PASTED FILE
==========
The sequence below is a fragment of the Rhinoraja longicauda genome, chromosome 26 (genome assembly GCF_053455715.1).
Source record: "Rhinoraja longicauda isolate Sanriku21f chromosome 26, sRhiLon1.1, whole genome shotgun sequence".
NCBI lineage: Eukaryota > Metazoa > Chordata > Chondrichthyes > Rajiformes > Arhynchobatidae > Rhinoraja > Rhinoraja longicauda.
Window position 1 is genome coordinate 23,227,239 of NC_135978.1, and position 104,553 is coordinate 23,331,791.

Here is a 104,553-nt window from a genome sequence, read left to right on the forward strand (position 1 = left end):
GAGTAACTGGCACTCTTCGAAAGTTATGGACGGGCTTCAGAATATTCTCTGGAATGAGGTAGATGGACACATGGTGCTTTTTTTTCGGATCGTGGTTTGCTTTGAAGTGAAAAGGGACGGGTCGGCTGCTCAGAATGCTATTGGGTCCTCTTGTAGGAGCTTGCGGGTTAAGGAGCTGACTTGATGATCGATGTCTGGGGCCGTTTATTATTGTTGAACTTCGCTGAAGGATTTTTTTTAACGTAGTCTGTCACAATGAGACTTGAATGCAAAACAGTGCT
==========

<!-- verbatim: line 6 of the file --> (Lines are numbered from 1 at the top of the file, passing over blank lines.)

GAGTAACTGGCACTCTTCGAAAGTTATGGACGGGCTTCAGAATATTCTCTGGAATGAGGTAGATGGACACATGGTGCTTTTTTTTCGGATCGTGGTTTGCTTTGAAGTGAAAAGGGACGGGTCGGCTGCTCAGAATGCTATTGGGTCCTCTTGTAGGAGCTTGCGGGTTAAGGAGCTGACTTGATGATCGATGTCTGGGGCCGTTTATTATTGTTGAACTTCGCTGAAGGATTTTTTTTAACGTAGTCTGTCACAATGAGACTTGAATGCAAAACAGTGCT